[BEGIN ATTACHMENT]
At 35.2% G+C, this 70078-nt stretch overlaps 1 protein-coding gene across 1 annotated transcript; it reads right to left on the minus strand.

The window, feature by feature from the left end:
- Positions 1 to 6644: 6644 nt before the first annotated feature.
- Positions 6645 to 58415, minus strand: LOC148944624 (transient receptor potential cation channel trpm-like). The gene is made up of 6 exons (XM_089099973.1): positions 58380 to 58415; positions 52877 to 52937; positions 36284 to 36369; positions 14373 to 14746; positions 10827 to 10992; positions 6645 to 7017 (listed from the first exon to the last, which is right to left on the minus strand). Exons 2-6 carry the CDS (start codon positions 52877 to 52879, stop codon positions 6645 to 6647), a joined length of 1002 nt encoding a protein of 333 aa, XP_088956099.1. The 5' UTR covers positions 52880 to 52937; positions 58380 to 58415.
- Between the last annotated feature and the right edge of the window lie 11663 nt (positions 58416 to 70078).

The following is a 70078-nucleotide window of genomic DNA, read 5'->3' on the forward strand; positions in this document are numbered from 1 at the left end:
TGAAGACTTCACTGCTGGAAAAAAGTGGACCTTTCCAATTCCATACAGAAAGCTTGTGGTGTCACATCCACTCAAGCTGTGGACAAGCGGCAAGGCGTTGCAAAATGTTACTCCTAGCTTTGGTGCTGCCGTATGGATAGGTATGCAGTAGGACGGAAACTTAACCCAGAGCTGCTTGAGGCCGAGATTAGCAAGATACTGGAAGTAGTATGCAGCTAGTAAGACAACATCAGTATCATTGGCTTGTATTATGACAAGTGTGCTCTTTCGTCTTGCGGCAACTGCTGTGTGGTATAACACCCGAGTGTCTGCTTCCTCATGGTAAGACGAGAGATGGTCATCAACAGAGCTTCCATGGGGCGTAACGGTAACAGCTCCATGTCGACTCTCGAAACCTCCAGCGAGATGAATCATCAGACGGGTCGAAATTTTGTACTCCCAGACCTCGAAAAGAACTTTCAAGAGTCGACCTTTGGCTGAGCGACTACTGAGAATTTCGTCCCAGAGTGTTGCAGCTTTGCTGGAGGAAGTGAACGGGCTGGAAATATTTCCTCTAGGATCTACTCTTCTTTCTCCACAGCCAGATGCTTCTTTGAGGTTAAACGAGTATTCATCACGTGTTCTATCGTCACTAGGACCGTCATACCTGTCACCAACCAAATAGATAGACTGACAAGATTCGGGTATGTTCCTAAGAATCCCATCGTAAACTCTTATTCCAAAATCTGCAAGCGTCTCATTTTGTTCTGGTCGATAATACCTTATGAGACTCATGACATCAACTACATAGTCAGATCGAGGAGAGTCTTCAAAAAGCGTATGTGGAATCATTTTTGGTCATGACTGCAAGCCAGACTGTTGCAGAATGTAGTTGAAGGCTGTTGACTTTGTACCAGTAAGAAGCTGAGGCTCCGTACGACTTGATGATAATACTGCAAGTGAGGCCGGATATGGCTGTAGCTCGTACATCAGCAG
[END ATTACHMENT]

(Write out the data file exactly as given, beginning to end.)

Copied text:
At 35.2% G+C, this 70078-nt stretch overlaps 1 protein-coding gene across 1 annotated transcript; it reads right to left on the minus strand.

The window, feature by feature from the left end:
- Positions 1 to 6644: 6644 nt before the first annotated feature.
- Positions 6645 to 58415, minus strand: LOC148944624 (transient receptor potential cation channel trpm-like). The gene is made up of 6 exons (XM_089099973.1): positions 58380 to 58415; positions 52877 to 52937; positions 36284 to 36369; positions 14373 to 14746; positions 10827 to 10992; positions 6645 to 7017 (listed from the first exon to the last, which is right to left on the minus strand). Exons 2-6 carry the CDS (start codon positions 52877 to 52879, stop codon positions 6645 to 6647), a joined length of 1002 nt encoding a protein of 333 aa, XP_088956099.1. The 5' UTR covers positions 52880 to 52937; positions 58380 to 58415.
- Between the last annotated feature and the right edge of the window lie 11663 nt (positions 58416 to 70078).

The following is a 70078-nucleotide window of genomic DNA, read 5'->3' on the forward strand; positions in this document are numbered from 1 at the left end:
TGAAGACTTCACTGCTGGAAAAAAGTGGACCTTTCCAATTCCATACAGAAAGCTTGTGGTGTCACATCCACTCAAGCTGTGGACAAGCGGCAAGGCGTTGCAAAATGTTACTCCTAGCTTTGGTGCTGCCGTATGGATAGGTATGCAGTAGGACGGAAACTTAACCCAGAGCTGCTTGAGGCCGAGATTAGCAAGATACTGGAAGTAGTATGCAGCTAGTAAGACAACATCAGTATCATTGGCTTGTATTATGACAAGTGTGCTCTTTCGTCTTGCGGCAACTGCTGTGTGGTATAACACCCGAGTGTCTGCTTCCTCATGGTAAGACGAGAGATGGTCATCAACAGAGCTTCCATGGGGCGTAACGGTAACAGCTCCATGTCGACTCTCGAAACCTCCAGCGAGATGAATCATCAGACGGGTCGAAATTTTGTACTCCCAGACCTCGAAAAGAACTTTCAAGAGTCGACCTTTGGCTGAGCGACTACTGAGAATTTCGTCCCAGAGTGTTGCAGCTTTGCTGGAGGAAGTGAACGGGCTGGAAATATTTCCTCTAGGATCTACTCTTCTTTCTCCACAGCCAGATGCTTCTTTGAGGTTAAACGAGTATTCATCACGTGTTCTATCGTCACTAGGACCGTCATACCTGTCACCAACCAAATAGATAGACTGACAAGATTCGGGTATGTTCCTAAGAATCCCATCGTAAACTCTTATTCCAAAATCTGCAAGCGTCTCATTTTGTTCTGGTCGATAATACCTTATGAGACTCATGACATCAACTACATAGTCAGATCGAGGAGAGTCTTCAAAAAGCGTATGTGGAATCATTTTTGGTCATGACTGCAAGCCAGACTGTTGCAGAATGTAGTTGAAGGCTGTTGACTTTGTACCAGTAAGAAGCTGAGGCTCCGTACGACTTGATGATAATACTGCAAGTGAGGCCGGATATGGCTGTAGCTCGTACATCAGCAG